According to a new report by State Street, funds are reassessing their priorities and objectives in the wake of the crisis
The global financial crisis has dramatically altered the investment and political environment facing sovereign wealth funds, according to State Street's latest report of SWFs. State Street released yesterday its latest Vision Series report examining the impact of the financial environment on sovereign wealth funds. Titled Sovereign Wealth Funds: Emerging from the Financial Crisis, the report assesses the funds' short- and long-term outlook, from investment opportunities to corporate governance issues.
Sovereign wealth funds attracted a lot of attention from late-2007 onwards when they embarked on a series of major cross-border equity investments. Their role has come under scrutiny mainly due to concerns over their growing size and their tendency in recent years to buy stakes in high-profile companies in other countries. In October last year, members of the International Working Group of Sovereign Wealth Funds (IWG) agreed on a set of 24 principles and practices and are planning to create a permanent SWF body.
SWFs have existed since the 1950s. Their asset size and clout in the investment community have grown dramatically over the past 10 to 15 years, however. Among the more prominent investments made by SWFs recently were those that involved the rescue of US banks that fell victim to the subprime crisis. For example, Singapore's Temasek Holdings bought a $5 billion stake in Merrill Lynch (it has committed a further $3.4 billion that is awaiting regulatory approval), while Abu Dhabi bought a $7.5 billion stake in Citigroup.
"The unprecedented events within the financial marketplace have significantly changed both the public perception of sovereign wealth funds and the way these funds perceive their own role as very large institutional investors," says Jay Hooley, president and chief operating officer of State Street. "The sizeable challenges and opportunities confronting sovereign wealth funds today compelled us to revisit the themes in our 2008 Vision report to assess the immediate and long-term implications of the crisis."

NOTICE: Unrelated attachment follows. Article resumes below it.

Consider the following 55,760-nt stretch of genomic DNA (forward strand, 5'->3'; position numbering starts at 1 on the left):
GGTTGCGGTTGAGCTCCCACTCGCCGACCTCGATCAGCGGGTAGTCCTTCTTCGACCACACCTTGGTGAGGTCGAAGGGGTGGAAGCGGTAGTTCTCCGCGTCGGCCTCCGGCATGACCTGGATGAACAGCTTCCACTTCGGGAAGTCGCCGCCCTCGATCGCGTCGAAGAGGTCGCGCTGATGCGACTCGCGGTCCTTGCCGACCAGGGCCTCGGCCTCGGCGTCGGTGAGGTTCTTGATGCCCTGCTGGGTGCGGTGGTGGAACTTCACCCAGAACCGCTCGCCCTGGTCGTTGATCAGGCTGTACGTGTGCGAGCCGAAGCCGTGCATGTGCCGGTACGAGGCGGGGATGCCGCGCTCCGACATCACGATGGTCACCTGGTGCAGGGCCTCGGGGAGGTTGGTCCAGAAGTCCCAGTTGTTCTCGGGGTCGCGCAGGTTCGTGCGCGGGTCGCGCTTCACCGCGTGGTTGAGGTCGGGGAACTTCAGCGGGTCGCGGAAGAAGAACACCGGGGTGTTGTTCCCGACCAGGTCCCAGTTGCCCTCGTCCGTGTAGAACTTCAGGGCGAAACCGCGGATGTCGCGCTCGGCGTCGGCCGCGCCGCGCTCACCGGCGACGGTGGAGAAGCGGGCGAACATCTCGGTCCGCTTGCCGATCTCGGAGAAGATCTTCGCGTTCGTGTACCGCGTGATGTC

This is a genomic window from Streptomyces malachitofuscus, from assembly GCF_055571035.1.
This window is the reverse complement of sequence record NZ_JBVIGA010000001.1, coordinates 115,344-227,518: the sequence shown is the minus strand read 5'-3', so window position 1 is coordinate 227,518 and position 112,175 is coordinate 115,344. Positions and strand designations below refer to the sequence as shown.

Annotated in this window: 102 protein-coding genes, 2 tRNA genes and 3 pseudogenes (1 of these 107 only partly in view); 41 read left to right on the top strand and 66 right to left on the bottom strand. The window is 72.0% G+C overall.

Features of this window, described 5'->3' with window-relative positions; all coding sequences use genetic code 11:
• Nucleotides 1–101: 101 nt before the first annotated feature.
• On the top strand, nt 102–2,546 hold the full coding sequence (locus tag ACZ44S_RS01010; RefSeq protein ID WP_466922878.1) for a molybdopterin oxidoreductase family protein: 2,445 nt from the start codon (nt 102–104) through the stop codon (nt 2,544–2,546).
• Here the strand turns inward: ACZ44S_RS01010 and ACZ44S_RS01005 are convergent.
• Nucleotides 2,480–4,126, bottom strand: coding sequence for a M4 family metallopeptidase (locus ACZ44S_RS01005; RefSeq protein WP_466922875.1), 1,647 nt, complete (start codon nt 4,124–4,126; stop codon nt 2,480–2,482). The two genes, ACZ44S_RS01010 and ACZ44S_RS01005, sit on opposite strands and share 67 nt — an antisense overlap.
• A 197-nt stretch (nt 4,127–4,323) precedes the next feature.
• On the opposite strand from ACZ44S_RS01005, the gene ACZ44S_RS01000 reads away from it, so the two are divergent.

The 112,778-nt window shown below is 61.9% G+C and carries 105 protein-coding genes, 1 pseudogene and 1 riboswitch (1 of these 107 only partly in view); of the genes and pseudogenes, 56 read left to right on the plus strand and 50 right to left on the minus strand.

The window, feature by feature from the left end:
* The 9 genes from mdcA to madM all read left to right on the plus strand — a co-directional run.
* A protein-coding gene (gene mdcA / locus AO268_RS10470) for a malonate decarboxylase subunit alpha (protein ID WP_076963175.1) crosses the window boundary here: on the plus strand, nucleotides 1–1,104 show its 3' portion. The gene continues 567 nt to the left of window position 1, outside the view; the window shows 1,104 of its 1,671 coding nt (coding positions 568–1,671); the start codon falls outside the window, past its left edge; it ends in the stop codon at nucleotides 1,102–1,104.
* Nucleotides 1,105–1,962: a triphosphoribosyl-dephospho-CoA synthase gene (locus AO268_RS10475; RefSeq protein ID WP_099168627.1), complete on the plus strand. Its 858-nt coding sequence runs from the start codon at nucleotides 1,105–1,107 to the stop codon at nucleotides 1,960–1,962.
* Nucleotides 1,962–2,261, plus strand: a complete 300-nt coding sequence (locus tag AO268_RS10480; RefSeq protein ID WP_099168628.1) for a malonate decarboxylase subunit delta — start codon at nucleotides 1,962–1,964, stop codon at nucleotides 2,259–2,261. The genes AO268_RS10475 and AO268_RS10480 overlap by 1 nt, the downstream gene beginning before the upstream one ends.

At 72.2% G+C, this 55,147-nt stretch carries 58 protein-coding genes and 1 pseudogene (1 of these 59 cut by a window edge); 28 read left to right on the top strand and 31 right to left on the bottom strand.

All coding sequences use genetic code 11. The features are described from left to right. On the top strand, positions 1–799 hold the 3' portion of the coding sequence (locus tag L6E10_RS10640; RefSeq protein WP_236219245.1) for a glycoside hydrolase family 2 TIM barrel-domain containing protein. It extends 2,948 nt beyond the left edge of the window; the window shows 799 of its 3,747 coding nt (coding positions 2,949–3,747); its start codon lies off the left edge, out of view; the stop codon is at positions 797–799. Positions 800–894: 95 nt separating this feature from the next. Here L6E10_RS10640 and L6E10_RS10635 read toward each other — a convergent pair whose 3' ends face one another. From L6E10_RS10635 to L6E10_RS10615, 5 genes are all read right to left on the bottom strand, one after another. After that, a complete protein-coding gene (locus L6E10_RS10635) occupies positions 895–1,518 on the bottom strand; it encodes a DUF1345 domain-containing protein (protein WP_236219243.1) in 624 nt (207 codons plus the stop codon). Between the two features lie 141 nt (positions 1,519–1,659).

With renewed debate about the global financial structure and the need for a super-sovereign reserve currency, the Vision report notes that the post-crisis reality has created an excellent basis upon which sovereign wealth funds and the rest of the global financial community can further their cooperation and forge a mutually beneficial coexistence.
"The funds have experienced substantial declines in both their investment valuations and in the value of the commodities and exports that support their growth," the report says. "This downturn has prompted a reassessment not only of the funds' investment assumptions and approaches, but more broadly of their priorities and objectives in a new financial world order."
State Street notes in the report that growth estimates for SWF assets range from $12 trillion to $20 trillion by 2020. Market estimates place current SWF assets at close to $3 trillion.